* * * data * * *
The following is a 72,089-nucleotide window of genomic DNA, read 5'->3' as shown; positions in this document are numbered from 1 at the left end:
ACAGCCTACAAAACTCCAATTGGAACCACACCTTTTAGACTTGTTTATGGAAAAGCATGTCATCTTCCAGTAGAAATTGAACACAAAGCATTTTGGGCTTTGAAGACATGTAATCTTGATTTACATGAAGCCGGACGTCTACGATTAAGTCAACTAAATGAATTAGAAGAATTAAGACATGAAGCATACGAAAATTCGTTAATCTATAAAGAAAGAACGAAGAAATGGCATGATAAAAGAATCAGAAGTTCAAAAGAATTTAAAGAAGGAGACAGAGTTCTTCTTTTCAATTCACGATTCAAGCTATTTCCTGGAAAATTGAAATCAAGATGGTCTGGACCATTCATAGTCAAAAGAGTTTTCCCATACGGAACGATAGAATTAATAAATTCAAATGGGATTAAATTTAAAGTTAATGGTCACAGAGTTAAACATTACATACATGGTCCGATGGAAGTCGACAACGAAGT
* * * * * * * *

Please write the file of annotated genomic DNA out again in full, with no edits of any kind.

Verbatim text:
The following is a 72,089-nucleotide window of genomic DNA, read 5'->3' as shown; positions in this document are numbered from 1 at the left end:
ACAGCCTACAAAACTCCAATTGGAACCACACCTTTTAGACTTGTTTATGGAAAAGCATGTCATCTTCCAGTAGAAATTGAACACAAAGCATTTTGGGCTTTGAAGACATGTAATCTTGATTTACATGAAGCCGGACGTCTACGATTAAGTCAACTAAATGAATTAGAAGAATTAAGACATGAAGCATACGAAAATTCGTTAATCTATAAAGAAAGAACGAAGAAATGGCATGATAAAAGAATCAGAAGTTCAAAAGAATTTAAAGAAGGAGACAGAGTTCTTCTTTTCAATTCACGATTCAAGCTATTTCCTGGAAAATTGAAATCAAGATGGTCTGGACCATTCATAGTCAAAAGAGTTTTCCCATACGGAACGATAGAATTAATAAATTCAAATGGGATTAAATTTAAAGTTAATGGTCACAGAGTTAAACATTACATACATGGTCCGATGGAAGTCGACAACGAAGT